Also, this headline:

The Lions, coming off a 3-13 season, have a playoff spot in mind.

Thursday, August 9, 2007

White Wine

To me, summertime means white wine. Light, cool, and refreshing, whites are my go to adult beverage right now. Chardonnay and Pinot Grigio are the whites that get all the press, but they've never been my favorites. Sure, I'll choose a Chardonnay if I must, but my heart belongs to Riesling.

Great definition from Epicurious:
Riesling is considered to be one of the world's great white-wine grapes. It's a native of Germany, where it's believed to have been cultivated for at least 500-and possibly as long as 2,000-years. The Riesling grape's ability to retain its acidity while achieving high sugar levels is what creates wines with considerable aging potential. Riesling wines are DELICATE but COMPLEX and are characterized by a SPICY, FRUITY flavor (that's sometimes reminiscent of peaches and apricots), a flower-scented BOUQUET, and a long FINISH. Riesling is vinified in a variety of styles ranging from DRY to very sweet.

The Finger Lakes is a particularly good region for Rieslings. We visited Hermann J. Wiemer Winery today and tasted a variety of blissful Rieslings, dry, semi-dry, late harvest. That tasting alone was worth the trip.

Here's a little more info about Hermann.

Wednesday, August 8, 2007

Finger Lakes

Whenever we visit the Finger Lakes we always stop at the Simply Red Bistro. We found it on our first trip here together in 2004. The bistro was in Trumansburg, a small town northeast of Ithaca, NY. It was a small, funky space with a hip southern menu. G always loved the huge slab of homemade cornbread that came with every entree. A local band was always on hand to play during dinner.

Now the bistro is located inside Sheldrake Winery on the west side of Cayuga Lake. The space is airy and more upscale but the spirit is intact. The bistro now has a lunch menu so G & I tasted some wine and then found a table with a view of the lake. G chose the tuna salad special (sundried tomatoes and curry). I chose the steak sandwich with caramelized onions and gruyere cheese. My oh my. My sandwich was accompanied by a horseradish aioli which was superb. We couldn't resist sharing the apple ginger cake for dessert--a super dark ginger cake with chunks of apple and raisins somewhat swimming in a caramel sauce and topped with whipped cream. I started to get a little jealous at the way G looked at that dessert.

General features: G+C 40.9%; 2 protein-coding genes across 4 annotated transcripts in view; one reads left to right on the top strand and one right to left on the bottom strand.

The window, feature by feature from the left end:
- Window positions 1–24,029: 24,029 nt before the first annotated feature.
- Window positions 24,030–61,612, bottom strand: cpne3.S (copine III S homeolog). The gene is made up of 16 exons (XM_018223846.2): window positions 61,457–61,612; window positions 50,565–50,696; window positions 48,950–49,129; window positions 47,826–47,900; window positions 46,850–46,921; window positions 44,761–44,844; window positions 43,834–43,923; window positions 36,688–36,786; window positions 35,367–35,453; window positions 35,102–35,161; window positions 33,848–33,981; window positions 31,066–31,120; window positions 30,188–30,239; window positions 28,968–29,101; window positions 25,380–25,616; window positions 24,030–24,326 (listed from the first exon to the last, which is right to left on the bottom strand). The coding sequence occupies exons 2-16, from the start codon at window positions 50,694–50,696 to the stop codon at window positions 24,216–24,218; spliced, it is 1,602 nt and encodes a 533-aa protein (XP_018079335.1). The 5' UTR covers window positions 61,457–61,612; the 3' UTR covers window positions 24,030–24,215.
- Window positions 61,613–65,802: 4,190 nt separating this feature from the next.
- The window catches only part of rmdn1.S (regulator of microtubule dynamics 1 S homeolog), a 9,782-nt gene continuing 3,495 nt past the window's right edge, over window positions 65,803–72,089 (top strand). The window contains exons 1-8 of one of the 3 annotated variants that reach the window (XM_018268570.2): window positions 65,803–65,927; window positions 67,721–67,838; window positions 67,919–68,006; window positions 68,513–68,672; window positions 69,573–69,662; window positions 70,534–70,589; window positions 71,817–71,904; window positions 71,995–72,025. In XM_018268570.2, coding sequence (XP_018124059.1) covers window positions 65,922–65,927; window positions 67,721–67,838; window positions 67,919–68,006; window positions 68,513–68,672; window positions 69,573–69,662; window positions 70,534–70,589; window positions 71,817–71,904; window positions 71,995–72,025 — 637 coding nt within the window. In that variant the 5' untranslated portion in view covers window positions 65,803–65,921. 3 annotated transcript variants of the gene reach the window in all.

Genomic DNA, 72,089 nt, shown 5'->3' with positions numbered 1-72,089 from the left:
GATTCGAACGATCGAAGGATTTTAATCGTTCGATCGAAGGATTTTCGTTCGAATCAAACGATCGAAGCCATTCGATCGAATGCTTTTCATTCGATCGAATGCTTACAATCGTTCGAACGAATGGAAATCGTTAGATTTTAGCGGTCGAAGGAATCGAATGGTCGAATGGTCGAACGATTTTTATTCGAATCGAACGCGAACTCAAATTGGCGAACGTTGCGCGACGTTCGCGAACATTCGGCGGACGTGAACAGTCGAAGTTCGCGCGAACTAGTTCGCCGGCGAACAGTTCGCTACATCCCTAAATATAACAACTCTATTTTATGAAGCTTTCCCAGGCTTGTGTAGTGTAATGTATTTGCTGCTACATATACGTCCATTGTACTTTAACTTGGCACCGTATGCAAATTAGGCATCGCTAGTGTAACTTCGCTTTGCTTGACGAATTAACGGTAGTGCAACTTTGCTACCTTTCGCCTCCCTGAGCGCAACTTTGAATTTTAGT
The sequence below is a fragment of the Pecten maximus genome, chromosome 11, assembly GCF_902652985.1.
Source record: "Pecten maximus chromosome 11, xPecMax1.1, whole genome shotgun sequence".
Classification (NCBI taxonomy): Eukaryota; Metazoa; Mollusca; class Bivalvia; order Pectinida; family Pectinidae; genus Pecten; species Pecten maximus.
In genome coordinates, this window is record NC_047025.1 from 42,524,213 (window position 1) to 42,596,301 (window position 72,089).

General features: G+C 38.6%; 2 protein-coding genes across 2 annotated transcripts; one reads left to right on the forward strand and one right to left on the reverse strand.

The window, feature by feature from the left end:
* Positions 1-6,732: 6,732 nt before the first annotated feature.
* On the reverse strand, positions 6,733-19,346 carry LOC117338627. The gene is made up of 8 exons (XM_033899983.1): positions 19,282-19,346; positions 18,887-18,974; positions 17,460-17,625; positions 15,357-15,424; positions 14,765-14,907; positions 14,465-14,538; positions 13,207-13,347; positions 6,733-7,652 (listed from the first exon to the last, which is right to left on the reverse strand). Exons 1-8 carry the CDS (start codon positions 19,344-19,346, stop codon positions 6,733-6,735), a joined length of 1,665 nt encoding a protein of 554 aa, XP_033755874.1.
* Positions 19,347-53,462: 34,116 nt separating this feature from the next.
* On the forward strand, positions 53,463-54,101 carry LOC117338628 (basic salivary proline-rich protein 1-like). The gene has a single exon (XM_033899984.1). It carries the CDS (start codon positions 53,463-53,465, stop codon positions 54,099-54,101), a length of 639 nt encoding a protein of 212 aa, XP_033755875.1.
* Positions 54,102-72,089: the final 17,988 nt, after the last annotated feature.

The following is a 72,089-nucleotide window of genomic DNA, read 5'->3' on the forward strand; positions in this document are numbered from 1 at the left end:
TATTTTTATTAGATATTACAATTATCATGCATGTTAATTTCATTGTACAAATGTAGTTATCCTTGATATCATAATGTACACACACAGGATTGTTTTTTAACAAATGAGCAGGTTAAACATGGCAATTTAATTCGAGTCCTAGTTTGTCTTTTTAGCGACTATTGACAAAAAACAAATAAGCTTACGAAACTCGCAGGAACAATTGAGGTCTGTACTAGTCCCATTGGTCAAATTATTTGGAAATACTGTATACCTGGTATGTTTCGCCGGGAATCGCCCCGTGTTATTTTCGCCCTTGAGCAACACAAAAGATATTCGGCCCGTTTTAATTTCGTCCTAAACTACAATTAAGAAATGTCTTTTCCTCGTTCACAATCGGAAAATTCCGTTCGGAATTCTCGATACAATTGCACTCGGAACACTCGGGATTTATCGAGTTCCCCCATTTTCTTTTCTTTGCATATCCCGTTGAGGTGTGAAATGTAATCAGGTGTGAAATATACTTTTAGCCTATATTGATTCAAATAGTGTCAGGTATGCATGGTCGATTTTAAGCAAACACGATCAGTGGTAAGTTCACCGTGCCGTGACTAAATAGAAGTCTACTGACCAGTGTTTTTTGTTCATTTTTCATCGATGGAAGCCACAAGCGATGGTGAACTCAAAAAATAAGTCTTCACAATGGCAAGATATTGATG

And with my Magic Hat No. 9 (beer for lunch!), I am officially on vacation.

Tuesday, August 7, 2007

On the Road

Eight hours in the car and the rain didn't let up once. The bright spot of the day? Getting to our destination and finding a big Cosmopolitan with my name on it.

Monday, August 6, 2007

Books Into Films

My summer reading has been extremely varied this year. I always have a list of books I want to read at my fingertips. I have stacks of books on my desk and my nightstand. They wait patiently as I figure out what mood I'm in this week or next.

This summer I'm trying to read some classics (Northanger Abbey by Austen, Galapagos by Vonnegut), some contemporary fiction (Man and Boy by Tony Parsons, The World to Come by Dara Horn), some fizzy summer books (The Nanny Diaries, The Jane Austen Book Club). My latest reading trend is to check out books that have been or will be made into films. I always like to see how the novel is adapted for the big screen. Yes, most of the time the screen adaptations do not live up to the author's words. When a film truly captures the spirit of the book, the author's tone...well, it's magic.

A few of my favorites have been:

The Accidental Tourist by Anne Tyler
Wonder Boys by Michael Chabon
About a Boy by Nick Hornby
Harry Potter and the Prisoner of Azkaban by JK Rowling

Sunday, August 5, 2007


I didn't post anything on Saturday because we were out 'til the wee hours of the morning. I'd like to say that we were partying like rock stars. But no. We went to the theater to see the musical Wicked and then to a wine bar. But we were out on a Saturday night past midnight. That's pretty crazy for ol' married people.

Sunday we returned to Wishbone for another delicious breakfast. G wanted to try the crunchy French toast. (Superb.) I had the Red Eggs--two eggs any style on corn tortillas covered with black beans, cheese, chili ancho sauce, scallions, sour cream and salsa. Omigosh. Pure heaven. Halfway through my meal I realized that I hadn't taken the photo I wanted, I was so enthralled with my dish. I'm going to try and recreate it at home.

We stopped for our morning cup of joe at Intelligentsia. G opted for a regular coffee, I had to try a cafe mocha. Dee-lish. We bought a bag of beans as a souvenir.

The temperatures were in the 90s again so we opted for a matinee. We saw The Bourne Ultimatum at a very comfortable, very air conditioned multiplex downtown. We're fans of the Bourne trilogy so we'd looked forward to the third and probably final installment. We were not disappointed. This has been a summer full of cinematic disappointments. Bourne actually delivered. An early action sequence was particularly masterful, without a car chase in sight. The film is well directed and boasts a stellar supporting cast, including Joan Allen and David Strathairn.